Rarely seen today, a commoner's example with carved, bone hilt.
Spine, base: 8.5 mm
End of groove: 8.5 mm
Kingdom of Kandy
Iron / steel, silver
Mid 18th century
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A fine Kandyan knife, or ul-pihiya, probably mid 18th century. The type of knife is known among collectors as piha-kaetta but strictly speaking that term only applies to the larger, chopper-like examples.
The better examples were made in the king's own Four Workshops (pattal-hatara) where artisang made them exclusively for the king, who in turn bestowed them to his nobles and officials. Adigâr, a class of appointed feudal lords that also acted as ministers in the king's court were presented with a silver mounted kasthāné, a cane, a halberd, and a knife as a sign of rank and office.
Robert Knox wrote in 1681:
"When he first promotes them [the Adigar] (…) he (...) gives them a sword, the hilt all carved and inlaid with silver and brass very handsomely, the scabbard also covered with silver - a knife, and halberd; and lastly, a town or towns for their maintenance. "1
Silver is predominant on these knives and swords because in the Kingdom of Kandy, only the King himself was allowed to wear arms with hilt and scabbard constructed out of gold.
A Kandyan chief with his knife tucked in his sash.
Photo by W. L. H. Skeen, circa 1860–1890.
Fine Arts Museum of San Francisco, accession number 200.75.4
Exhibiting the kind of quality we expect from the Kandyan royal workshops, all mounts of this example are entirely made of solid silver. As such it is the only one of its kind I have seen so far. The silver slabs that form the pommel and collar piece are thick and solid. The base of the blade is chiseled and then silver plated.
The decor consists of the typical designs found on these, with the pommel and collar exhibiting complex scrollwork called liya pata. The silver sheet plating on the base of the blade with typical Sinhalese liya vela scrollwork. The single groove is decorated with a repeating honeysuckle motif, called vęl-pota. The tip of the blade is inlaid with silver vine work that is called sina mala.2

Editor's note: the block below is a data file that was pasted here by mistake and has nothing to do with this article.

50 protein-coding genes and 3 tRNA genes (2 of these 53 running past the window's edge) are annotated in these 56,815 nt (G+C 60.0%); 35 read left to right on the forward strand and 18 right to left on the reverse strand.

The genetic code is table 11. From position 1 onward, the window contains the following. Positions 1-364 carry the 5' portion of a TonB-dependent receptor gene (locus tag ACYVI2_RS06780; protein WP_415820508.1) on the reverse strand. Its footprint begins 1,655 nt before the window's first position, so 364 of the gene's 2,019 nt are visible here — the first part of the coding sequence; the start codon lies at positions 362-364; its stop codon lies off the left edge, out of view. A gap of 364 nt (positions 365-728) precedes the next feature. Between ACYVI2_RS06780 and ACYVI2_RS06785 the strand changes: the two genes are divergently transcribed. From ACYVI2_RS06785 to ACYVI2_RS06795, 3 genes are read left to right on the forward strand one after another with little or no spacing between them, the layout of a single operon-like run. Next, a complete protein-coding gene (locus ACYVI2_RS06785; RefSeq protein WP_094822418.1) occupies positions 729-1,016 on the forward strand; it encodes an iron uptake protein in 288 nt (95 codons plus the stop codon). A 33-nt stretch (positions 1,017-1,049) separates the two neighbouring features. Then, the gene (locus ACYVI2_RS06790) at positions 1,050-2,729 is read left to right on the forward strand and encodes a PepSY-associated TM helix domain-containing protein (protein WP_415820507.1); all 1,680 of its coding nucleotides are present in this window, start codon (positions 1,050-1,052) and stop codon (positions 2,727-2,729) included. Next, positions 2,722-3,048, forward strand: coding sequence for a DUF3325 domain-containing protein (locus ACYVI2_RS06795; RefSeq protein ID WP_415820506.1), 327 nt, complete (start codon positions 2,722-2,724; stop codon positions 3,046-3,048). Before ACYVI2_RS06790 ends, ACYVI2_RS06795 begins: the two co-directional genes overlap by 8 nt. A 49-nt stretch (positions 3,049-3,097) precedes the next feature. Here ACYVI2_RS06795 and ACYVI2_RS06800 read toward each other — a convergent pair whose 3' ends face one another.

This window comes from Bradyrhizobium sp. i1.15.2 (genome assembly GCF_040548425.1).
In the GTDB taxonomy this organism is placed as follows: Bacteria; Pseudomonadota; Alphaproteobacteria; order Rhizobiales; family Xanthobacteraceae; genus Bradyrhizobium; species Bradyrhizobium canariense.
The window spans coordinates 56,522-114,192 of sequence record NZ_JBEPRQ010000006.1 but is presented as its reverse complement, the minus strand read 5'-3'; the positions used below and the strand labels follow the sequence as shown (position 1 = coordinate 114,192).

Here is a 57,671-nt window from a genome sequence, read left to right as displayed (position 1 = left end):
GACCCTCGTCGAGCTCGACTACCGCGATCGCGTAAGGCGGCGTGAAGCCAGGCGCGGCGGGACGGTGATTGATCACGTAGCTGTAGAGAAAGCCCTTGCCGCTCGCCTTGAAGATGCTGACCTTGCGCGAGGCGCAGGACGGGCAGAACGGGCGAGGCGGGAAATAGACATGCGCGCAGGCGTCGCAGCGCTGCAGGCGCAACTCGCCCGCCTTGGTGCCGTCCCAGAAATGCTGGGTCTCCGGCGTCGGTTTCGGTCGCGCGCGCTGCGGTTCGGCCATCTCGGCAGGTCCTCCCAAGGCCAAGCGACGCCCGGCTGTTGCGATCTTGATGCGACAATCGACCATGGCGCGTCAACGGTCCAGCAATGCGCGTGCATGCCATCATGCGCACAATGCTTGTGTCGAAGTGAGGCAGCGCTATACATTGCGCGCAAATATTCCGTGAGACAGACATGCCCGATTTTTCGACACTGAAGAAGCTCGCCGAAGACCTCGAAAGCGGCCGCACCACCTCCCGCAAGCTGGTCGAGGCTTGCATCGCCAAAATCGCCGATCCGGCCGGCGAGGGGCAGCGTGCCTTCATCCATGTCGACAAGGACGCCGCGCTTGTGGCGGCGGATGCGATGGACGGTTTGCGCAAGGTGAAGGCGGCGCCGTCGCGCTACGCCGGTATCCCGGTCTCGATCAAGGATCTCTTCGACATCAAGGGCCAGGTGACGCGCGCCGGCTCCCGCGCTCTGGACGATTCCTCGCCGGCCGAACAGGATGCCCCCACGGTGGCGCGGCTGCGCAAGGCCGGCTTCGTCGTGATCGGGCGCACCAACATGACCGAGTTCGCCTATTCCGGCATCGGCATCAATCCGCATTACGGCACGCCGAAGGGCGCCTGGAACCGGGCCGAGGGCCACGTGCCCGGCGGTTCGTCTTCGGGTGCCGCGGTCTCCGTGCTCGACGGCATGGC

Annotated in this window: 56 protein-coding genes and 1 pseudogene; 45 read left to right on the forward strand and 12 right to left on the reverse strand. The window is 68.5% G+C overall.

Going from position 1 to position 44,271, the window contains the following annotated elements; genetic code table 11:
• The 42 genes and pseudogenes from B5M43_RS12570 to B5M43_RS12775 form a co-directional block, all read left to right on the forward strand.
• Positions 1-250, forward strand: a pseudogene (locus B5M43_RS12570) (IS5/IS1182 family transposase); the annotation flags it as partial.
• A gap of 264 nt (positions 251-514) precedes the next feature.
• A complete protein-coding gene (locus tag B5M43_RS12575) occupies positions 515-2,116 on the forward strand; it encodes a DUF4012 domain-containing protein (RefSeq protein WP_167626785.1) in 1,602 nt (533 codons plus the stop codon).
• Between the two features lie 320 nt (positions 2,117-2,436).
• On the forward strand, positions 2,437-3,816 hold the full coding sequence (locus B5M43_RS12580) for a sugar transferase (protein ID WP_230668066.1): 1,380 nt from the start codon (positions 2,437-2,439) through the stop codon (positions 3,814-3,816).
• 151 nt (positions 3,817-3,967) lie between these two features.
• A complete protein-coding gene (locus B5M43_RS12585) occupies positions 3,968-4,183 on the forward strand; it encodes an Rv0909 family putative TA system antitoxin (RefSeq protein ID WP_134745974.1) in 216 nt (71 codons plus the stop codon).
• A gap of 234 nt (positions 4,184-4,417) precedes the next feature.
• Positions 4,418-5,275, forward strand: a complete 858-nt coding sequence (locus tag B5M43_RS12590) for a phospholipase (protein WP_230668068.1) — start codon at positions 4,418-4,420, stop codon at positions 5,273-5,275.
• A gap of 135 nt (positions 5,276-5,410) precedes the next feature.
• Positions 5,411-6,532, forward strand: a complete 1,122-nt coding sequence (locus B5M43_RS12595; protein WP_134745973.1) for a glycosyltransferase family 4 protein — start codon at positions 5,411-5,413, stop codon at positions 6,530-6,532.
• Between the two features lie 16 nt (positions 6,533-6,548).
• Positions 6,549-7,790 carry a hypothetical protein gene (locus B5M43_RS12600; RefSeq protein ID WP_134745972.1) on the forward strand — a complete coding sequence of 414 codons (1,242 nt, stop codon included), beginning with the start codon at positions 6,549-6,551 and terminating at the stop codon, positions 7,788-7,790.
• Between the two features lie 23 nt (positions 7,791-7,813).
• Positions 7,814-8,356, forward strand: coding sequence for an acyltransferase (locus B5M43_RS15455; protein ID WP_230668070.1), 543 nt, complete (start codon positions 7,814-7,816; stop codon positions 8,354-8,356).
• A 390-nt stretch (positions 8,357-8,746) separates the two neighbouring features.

The overall form also represents a rarer type. Most of these rather have the more common downward curve, somewhat like a pistol grip but on this example the hilt turns down and then back. This is a reference to its earlier shape resembing a mythical bird.
Rare ul-pihiya with bird-head pommel. The example described here is a further abstraction from this design.
Sold by Mandarin Mansion in 2017.
Many are puzzled as what these knives are for. There are plenty of references to knife fighting in Sinhalese historical literature but these don’t seem too suitable for that purpose unless in emergencies. As some come with a stylus for writing, it is possible that they were mainly for cutting palm leaf to write on. They are also very ergonomic as a page-turner for books, which may have been another function.
In good condition overall, with minimal losses. The only missing piece is a silver sheet at the pommel, and a little bud shaped finial these tend to have at the back. I decided to leave it untouched, as you can now see the heavily patinated steel underneath which -along with the quality of work- is the only true reference to its age. The thick patina also suggests it is probably not a recent loss, but gone for a long time. Some play in the handle scales. Some minor damage at the tip of blade, see pics.
An interesting old Sinhalese knife that is entirely clad in silver, its grip and characteristic collar piece are made of thick, solid silver plates. Silver was the most expensive metal that the highest officials could own, as gold was reserved for the king alone.
1. Robert Knox; An historical relation of the island Ceylon, in the East Indies. Printed by R. Chiswell. 1681. Page 53.
2. for an excellent overview of Sinhalese decorative motifs, see: Ananda Kentish Coomaraswamy; Mediaeval Sinhalese Art, Being A Monograph On Mediaeval Sinhalese Art And Crafts, Mainly As Surviving In The Eighteenth Century, With An Account Of The Structure Of Society And The Status Of The Craftsmen.
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